He says nothing can hurt him which, I suppose, is a good job, as even the most cursory trawl of the internet will reveal that everyone – or so it seems – likes to take a pop at Chris de Burgh, “the cheesy balladeer”. How would you explain this, I ask. “I would suggest,” he replies, “it’s because I’ve got a posh accent, have never been to rehab, haven’t tried to commit suicide, haven’t been on drugs, and am just a normal guy.” Whatever, none of it ever gets to him, he repeatedly insists. “Because I like me, it means nothing anyone says has any impact whatsoever. You get punched on the nose. That might hurt. But the things I read about myself are completely irrelevant.” I say, with uncharacteristic bravery, this is patently untrue. I say: what about your response to Peter Crawley?

In 2009, Peter Crawley, the theatre critic of the Irish Times, was dispatched to review one of Chris’s concerts. Actually, the review was not that ungenerous; it basically said if you love Chris, you would have loved this concert, and if you don’t, “your toes will never uncurl after this experience”, which is fair enough, I think, but Chris went nuclear and e-mailed Mr Crawley a lengthy, much-publicised response which is best read in full (Google it; you won’t be disappointed) but highlights include accusing Mr Crawley of getting lost on the way to the pub and straying into the concert by mistake, asserting he is known in the business as “a loathsome little turd” and it ended with this ‘PS’: “We were wondering by way of explanation and as you seem to portray yourself as a bitter and unfulfilled man, were you much teased by your school chums in the schoolyard and called ‘Creepy Crawley?’ I think we should be told…!”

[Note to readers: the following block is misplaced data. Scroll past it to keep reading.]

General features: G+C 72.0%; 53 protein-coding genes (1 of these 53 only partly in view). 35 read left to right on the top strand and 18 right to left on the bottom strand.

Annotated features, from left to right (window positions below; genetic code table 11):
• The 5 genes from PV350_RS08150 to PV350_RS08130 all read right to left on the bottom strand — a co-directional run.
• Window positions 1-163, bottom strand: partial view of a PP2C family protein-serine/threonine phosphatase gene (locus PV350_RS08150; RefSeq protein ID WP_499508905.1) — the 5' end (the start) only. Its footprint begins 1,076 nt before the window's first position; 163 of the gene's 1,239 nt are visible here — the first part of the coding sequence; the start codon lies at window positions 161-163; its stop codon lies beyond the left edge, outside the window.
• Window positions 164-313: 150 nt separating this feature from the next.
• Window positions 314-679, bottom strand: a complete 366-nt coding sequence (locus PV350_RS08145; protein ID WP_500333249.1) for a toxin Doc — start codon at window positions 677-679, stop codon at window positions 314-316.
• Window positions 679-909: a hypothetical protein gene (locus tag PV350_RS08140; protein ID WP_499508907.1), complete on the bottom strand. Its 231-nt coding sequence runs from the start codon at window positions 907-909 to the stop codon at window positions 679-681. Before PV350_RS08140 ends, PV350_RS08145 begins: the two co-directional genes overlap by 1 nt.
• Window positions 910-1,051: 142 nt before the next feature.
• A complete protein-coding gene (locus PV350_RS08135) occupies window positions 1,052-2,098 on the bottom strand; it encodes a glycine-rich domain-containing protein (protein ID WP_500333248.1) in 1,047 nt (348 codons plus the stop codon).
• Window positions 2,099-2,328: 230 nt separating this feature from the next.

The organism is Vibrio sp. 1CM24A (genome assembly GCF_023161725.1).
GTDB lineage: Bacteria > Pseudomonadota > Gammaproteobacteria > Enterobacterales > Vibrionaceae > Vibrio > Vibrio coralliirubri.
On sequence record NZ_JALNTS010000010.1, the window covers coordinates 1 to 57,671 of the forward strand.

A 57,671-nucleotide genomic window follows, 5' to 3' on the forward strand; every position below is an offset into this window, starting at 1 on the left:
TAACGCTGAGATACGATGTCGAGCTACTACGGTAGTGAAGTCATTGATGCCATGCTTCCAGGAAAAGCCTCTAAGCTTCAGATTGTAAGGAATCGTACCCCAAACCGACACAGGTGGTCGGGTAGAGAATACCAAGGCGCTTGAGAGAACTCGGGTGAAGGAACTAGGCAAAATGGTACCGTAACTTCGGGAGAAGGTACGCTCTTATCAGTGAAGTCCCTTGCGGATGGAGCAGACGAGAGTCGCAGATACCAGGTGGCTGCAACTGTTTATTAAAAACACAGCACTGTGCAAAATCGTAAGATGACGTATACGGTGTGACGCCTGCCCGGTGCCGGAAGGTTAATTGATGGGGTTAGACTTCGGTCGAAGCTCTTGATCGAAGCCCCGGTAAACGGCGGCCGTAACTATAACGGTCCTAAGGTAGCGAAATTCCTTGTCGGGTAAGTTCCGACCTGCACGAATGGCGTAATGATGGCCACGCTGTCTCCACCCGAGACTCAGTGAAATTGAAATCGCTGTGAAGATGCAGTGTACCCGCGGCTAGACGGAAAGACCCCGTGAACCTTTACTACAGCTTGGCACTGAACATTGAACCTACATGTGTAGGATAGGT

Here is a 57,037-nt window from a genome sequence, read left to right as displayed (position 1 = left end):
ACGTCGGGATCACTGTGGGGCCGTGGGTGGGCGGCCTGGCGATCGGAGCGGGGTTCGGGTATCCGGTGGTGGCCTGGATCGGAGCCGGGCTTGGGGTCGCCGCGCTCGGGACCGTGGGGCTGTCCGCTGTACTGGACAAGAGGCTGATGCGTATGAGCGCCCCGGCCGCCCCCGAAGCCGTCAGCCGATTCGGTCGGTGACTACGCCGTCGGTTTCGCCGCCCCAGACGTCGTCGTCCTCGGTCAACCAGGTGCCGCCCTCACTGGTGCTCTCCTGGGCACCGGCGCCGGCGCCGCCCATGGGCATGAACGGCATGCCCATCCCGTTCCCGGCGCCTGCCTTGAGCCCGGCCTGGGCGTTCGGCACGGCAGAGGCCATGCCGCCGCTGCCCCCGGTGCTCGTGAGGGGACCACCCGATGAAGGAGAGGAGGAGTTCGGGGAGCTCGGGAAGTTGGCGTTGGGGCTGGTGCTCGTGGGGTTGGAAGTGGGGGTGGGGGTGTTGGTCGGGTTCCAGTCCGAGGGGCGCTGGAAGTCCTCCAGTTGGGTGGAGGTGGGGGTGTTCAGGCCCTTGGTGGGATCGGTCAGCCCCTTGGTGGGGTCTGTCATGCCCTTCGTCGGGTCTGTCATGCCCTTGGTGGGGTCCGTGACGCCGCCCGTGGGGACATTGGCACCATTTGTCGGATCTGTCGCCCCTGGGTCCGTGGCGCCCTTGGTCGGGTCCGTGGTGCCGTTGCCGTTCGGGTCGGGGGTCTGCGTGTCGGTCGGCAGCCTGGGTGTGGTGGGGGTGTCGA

That, I say, is not the response of someone happy in their own skin. That, I say, is the response of a deeply angry person, possibly preoccupied with personal adequacy issues. He bristles at this, does not squeeze my knee, and says, stiffly: “I disagree with you there. I’m a person who is extremely strong on empathy, and at that concert, having seen what happened, the standing ovation, the applause… I’ve done three and a half thousand concerts, so I know what’s what… and I just thought: this man is telling a complete lie so he can have a bit of a laugh.”

Still, he seems to have committed the review to memory. “There were two things that caught my eye. He commented on my trousers. How relevant is that? Secondly, he commented on the way I waved when I walked out. How relevant is that?” I don’t know, I say. I only know I’m never giving you my e-mail address. “Don’t worry,” he says. “I will find you.” (He’s not exactly Liam Neeson from Taken, but I feel a little chill all the same.) He then says the editor of the Irish Times chose to re-publish the review alongside his response which, to his turn of mind, means complete vindication, if not a triumph. “It was the editor’s way of saying [to Peter Crawley]: ‘Listen. Sharpen up. You didn’t have to do it just for a laugh’.”

The rest of our time passes together pleasantly enough. We talk more about wine. He has, he says, a bottle of Châteaux Mouton Rothschild – “a magnum, actually” – for every year from 1945. “It’s a remarkable collection.” For everyday drinking, he is liking Argentinian Malbec. “The key grape is syrah. S-y-r-a-h.” We talk about films, and his favourite film of all time, The Name of the Rose. “Wow. It’s fantastic. And Sean Connery, whom I’ve met, is astounding.”

We also talk about his philanthropy and how he saved his children’s prep school by buying it up when it was hit by financial difficulties. “But when news got out, I was slammed. People said I’d only done it to eventually sell it and make a profit. I said: ‘That’s what you would have done, but not me.’ Philanthropy is never understood by those who don’t have it in their own hearts.” I then get into my taxi, which I’d ordered to come early, although only because the M50 was bound to be busy. I suspect I shall hear again from Mr de Burgh, one way or another although, thankfully, I am quite hard to get hold of.

Chris de Burgh’s new album ‘Home’ (Ferryman Productions) is out now